As a veterinarian I take it as a mission to help livestock producers improve their herd's productivity.
I advise them to take steps to insure each cow has a calf every year. We constantly address genetic improvement, herd health is closely monitored, and I attempt to relate financial consequences -- both positive and negative -- to managerial decisions.
I feel that our goal as food-animal veterinarians should be nothing less than to save the American livestock producer (if they show symptoms of wanting to be saved.)
That said, I never show my producers the herd that my wife and I have assembled over the years. Although they are usually kept in better-than-average body condition and therefore calve every year, alas; they have names, and other than the bull we didn't buy any of them.
That is, unless you count the six Holstein/Angus crosses that a poverty-stricken dairyman gave us to offset his long-delinquent bill. Polly credited him at $125 each, a few weeks later their market value plummeted to $35, an obvious example of an unfavorable financial consequence.
My wife, clinic employees or myself name them. However, she vetoed the names which Bill, the boy charged with feeding them and cleaning their pen, gave two of them who were closely matched in size and disposition. She felt "Sh*t" and "P*ss" were indelicate names, even for cattle.
Eight years ago, one of our stocker men dropped five Florida heifers off at the clinic. They were classic chronic pneumonias and had been given every drug known both to science and the local witch doctor.
Three quickly died.
One recovered and other than being slightly smaller than the herd average, she brings a good calf every year.
The fifth heifer is Wheezy. She is now 8 years old, maintains a Body Condition Score of about three the year around, and weighs maybe 750 pounds. Her tail drags the ground and relative to her spare frame her head is huge. She never gets out of a walk. Due to her small size, she is the lowest on the herd pecking order, and has to duck in and out on the feed grounds to avoid being knocked about by her herd mates as she snatches a few cubes on the fly.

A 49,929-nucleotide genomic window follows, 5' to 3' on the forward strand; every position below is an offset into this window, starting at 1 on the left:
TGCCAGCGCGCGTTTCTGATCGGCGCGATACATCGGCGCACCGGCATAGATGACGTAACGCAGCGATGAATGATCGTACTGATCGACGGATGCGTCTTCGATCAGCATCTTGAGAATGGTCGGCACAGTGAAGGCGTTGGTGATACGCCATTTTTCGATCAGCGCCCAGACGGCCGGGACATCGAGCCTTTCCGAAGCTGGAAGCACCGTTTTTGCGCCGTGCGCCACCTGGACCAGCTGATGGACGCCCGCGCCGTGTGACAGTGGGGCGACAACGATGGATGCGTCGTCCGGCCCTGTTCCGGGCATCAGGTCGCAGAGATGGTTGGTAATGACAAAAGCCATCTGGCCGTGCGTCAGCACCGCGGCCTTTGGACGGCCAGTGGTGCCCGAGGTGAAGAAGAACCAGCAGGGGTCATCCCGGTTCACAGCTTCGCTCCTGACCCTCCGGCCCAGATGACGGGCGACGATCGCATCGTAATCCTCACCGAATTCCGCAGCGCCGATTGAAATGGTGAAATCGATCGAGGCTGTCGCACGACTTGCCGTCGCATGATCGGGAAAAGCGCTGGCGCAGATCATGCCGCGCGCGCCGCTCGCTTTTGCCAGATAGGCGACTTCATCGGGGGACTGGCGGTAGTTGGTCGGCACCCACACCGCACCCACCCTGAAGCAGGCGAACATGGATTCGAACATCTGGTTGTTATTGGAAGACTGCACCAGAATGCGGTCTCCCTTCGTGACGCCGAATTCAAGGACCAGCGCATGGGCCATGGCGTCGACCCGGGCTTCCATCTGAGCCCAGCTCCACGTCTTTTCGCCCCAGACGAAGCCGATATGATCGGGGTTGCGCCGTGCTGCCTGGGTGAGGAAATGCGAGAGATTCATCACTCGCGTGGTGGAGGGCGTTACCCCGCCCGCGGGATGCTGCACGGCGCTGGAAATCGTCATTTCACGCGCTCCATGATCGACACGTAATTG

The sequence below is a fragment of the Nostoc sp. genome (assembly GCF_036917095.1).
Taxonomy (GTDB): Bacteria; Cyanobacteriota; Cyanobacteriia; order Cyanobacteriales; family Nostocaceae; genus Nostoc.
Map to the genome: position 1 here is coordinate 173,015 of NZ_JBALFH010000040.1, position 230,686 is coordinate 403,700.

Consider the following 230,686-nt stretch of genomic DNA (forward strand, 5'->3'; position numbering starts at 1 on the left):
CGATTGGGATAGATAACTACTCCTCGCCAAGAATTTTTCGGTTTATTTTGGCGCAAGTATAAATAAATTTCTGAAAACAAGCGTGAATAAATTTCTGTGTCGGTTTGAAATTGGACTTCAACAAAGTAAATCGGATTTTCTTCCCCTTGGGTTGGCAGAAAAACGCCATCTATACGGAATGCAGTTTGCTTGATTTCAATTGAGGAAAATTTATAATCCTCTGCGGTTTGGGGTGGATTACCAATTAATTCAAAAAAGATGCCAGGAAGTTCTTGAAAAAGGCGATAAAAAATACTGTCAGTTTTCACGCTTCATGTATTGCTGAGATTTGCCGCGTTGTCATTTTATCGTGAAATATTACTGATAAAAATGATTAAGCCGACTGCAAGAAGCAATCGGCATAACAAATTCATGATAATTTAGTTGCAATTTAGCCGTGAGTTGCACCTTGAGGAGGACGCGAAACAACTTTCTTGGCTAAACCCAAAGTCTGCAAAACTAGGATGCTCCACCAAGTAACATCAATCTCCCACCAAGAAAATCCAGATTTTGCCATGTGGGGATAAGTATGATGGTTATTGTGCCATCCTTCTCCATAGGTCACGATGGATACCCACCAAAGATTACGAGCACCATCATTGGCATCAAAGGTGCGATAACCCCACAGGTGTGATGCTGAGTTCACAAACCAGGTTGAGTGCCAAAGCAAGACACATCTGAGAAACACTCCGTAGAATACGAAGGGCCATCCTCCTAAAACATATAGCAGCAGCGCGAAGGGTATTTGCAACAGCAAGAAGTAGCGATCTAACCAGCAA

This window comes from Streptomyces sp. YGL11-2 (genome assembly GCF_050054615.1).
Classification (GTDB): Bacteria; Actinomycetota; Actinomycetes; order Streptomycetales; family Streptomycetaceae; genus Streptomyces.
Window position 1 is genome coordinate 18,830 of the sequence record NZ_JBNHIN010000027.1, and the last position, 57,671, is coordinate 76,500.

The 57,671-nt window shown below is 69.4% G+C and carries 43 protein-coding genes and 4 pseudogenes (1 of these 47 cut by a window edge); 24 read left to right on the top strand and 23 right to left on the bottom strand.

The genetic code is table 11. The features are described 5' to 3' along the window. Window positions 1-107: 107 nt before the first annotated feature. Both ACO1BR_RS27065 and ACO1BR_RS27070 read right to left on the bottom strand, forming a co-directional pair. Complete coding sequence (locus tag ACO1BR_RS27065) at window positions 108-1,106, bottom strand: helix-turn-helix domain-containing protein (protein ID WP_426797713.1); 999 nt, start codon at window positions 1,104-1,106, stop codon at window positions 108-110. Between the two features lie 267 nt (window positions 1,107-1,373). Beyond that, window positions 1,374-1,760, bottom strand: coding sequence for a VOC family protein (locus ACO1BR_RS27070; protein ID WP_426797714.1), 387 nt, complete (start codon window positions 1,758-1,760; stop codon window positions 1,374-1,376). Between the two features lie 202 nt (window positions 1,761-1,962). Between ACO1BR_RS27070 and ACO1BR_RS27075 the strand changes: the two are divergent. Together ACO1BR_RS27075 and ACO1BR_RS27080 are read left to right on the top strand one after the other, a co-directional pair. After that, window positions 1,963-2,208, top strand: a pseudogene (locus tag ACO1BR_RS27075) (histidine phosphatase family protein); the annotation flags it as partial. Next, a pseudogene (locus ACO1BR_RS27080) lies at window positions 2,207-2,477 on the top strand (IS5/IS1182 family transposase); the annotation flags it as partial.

Why do we keep her? If any animal has the will to live that is so strong that she has learned to survive, given her handicaps, then surely my problems are minor relative to hers. I must admit that I draw inspiration from a chronic pneumonia cow.
We have several cows that were left at the clinic because either the owner was unable or unwilling to do what was necessary to get the animal well. Gracie walks on the tiptoe of her left hind foot because of extensive muscle damage. She was down in a stock hauler's trailer for who knows how long on the road from Florida. She stays fat and gets downright hateful every year when she perceives her new calf to be in jeopardy.
Then there is Valentine. She came by a C-section and I discovered that the owner had broken her jaw in an unsuccessful attempt to deliver her prior to the surgical intervention. The owner gave her to us.
After a prolonged stint of feeding her by a small tube she recovered fully. She is a tiger-stripe with a heart-shaped white area on her forehead. She was born Feb. 14th. That helps me to remember when to buy cards and boxes of chocolate.
We have several others that are natural additions, specifically meaning female calves kept to increase the herd.
I ought to feel guilty for not practicing what I preach in the realm of herd management but as is true of most of my producers, I really raise cattle because I like them.